With the understanding that fossil fuels are part of the problem, we see the solutions in renewable energy sources such as wind and solar, hydroelectric power, and battery storage increasing in use. While natural gas has a smaller carbon footprint at the point of usage, the extraction of it is a major methane contributor. So, we are seeing some pressure to replace natural gas with hydrogen and ammonia in some areas. Mitsubishi-Hitachi is replacing natural gas with hydrogen in power turbines in Utah, which provide power to the Los Angeles area. Several more similar projects are being funded around the U.S. The cost of renewable energy is dropping rapidly, making the need for exploration for new fossil fuel reserves less critical.
Energy efficiency projects will remain a vital part of infrastructure improvements in the years ahead. But there must be paradigm shifts not only in energy usage, but in our own awareness of the role carbon emissions play in how we operate – on an industrial scale, and in our daily lives. As we at Wunderlich-Malec continue to evaluate the services and skillsets we provide as an engineering company, we see new paths to the future. To support our clients, we will bring new solutions to energy use, purchasing, and power generation. Examples of our current offerings include:
- mGrid™ – energy assessment and real-time modeling to optimize procurement, site power and returns, and leverage local power to manage risk
- CirrusDAHS – real-time management of continuous emissions monitoring and regulatory reporting keeps clients aware and in control of important stack emissions.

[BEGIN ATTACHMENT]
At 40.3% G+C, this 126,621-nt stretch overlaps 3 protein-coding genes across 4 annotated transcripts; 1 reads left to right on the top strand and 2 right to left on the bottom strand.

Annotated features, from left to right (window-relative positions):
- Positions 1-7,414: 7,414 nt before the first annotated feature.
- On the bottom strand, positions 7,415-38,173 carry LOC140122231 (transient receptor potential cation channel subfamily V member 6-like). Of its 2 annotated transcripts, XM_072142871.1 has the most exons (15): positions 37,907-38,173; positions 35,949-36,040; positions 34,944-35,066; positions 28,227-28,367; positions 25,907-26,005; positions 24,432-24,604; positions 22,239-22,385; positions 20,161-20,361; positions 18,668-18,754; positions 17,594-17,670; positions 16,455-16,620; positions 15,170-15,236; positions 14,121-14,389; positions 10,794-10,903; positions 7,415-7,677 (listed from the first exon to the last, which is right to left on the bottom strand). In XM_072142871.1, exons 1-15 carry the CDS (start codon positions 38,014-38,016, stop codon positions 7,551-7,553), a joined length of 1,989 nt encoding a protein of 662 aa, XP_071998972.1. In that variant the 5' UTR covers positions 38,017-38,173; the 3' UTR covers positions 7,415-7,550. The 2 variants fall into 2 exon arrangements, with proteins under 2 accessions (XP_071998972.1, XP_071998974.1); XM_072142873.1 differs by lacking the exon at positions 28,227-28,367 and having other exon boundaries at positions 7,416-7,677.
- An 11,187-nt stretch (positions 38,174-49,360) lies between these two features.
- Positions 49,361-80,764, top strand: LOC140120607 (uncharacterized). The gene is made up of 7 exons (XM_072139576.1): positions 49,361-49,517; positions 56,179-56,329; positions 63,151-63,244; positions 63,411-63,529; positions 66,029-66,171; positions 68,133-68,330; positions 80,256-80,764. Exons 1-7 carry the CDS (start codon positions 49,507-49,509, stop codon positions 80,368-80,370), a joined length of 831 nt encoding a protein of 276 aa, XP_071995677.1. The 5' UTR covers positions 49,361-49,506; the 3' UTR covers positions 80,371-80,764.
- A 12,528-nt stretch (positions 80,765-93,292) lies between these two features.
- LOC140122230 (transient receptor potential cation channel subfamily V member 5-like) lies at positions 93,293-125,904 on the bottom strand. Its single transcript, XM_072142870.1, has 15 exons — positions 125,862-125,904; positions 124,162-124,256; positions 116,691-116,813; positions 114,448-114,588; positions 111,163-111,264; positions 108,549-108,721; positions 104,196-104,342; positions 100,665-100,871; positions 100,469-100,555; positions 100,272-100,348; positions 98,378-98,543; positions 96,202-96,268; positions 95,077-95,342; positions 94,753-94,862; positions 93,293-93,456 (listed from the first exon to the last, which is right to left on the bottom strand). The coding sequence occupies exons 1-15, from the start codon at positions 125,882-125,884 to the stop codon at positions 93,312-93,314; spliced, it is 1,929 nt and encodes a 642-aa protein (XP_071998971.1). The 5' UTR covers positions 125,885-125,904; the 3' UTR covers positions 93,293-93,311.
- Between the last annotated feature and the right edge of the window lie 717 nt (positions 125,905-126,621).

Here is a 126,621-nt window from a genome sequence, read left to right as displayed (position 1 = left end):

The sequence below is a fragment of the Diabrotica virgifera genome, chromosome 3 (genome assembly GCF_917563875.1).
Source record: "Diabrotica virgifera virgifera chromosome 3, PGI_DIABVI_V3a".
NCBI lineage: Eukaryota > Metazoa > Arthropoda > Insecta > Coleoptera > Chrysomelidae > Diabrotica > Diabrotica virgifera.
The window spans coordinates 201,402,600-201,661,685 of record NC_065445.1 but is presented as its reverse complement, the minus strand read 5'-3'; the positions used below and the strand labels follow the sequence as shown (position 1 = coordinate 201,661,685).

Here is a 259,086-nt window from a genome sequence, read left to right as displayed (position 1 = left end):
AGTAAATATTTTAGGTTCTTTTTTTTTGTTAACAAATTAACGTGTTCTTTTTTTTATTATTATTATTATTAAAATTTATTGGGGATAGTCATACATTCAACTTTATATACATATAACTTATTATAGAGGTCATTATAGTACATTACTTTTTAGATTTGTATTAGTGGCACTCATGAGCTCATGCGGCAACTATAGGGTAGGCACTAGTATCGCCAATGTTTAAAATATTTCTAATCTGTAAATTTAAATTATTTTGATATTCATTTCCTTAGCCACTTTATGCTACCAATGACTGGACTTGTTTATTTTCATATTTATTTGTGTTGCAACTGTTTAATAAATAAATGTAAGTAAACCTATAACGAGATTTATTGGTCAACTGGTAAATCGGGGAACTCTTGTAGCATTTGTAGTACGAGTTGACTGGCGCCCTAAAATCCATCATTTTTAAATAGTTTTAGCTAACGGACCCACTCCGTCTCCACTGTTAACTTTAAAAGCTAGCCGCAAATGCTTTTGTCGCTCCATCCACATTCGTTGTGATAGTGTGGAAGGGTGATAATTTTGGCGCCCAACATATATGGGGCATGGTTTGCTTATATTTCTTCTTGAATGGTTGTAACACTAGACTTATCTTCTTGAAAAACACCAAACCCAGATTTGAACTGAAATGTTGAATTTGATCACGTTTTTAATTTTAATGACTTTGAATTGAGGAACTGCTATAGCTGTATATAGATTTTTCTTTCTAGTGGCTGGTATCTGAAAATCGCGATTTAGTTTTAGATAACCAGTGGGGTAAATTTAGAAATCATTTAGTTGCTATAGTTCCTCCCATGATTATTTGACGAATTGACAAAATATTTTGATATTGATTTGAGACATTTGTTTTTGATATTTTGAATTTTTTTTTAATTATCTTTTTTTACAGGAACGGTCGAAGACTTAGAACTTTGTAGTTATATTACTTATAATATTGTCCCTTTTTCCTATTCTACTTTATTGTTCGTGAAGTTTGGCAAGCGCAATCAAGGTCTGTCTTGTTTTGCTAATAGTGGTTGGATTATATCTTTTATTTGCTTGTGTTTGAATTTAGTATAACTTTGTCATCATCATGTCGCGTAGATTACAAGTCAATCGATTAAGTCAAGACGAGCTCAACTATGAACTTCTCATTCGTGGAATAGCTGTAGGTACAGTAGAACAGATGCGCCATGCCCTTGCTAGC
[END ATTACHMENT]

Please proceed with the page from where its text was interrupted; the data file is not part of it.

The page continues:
- PowerEMS – predictive emissions modeling eliminates the need for instrumentation, calibration gases, and related power usage for regulated emissions sources.
- Multi-discipline architecture and engineering (A-E) LEED® Accredited Professionals specialize in sustainable infrastructure, resilient systems, and energy and sustainability studies. Our team has designed several buildings and facilities that exceed LEED® Certification standards and we have designed several ENERGY STAR® Certified buildings, including our own office buildings.
- Mechanical and electrical engineering including advanced integration and controls, distributed generation, on-site power generation, control relay systems, medium and high-voltage protection, and more services for sustainable buildings. Innovative techniques including fuel switching, building diagnostics, asset management, energy conservation measures and other services provide optimal lifecycle operating costs for our clients.
The above is a small sample of what the Wunderlich-Malec engineers can do for our clients today. We are always innovating to bring leading-edge technologies and capabilities to our clients to help achieve operational goals.
What is next for carbon? In addition to reducing dependence on fossil fuels and implementing new fuels mixtures, technologies and new power purchasing options, we are witnessing carbon capture methods emerging in the marketplace. Wunderlich-Malec is a member of the Institute of Clean Air Companies (ICAC), and we stay informed of the latest changes in regulatory rules as well as new technologies to support them. Members of the ICAC work at the federal government level to develop pilot projects to demonstrate new, zero-carbon energy systems. They also support new technologies that capture carbon out of the atmosphere and put it to beneficial reuse or sequester it underground.
John Kelly, PE, BSEE
- Co-developer of the GBCI PEER program resources
- registered six sigma green belt
- Patent for mGrid®
- Certificate in Environmental Engineering, Illinois Institute of Technology
- Certificate in Electricity Restructuring, Illinois Institute of Technology
- Chairman of the Board for non-profit LEAN – Local Energy Aggregation Networks
Click here to learn more about Wunderlich-Malec’s sustainability solutions.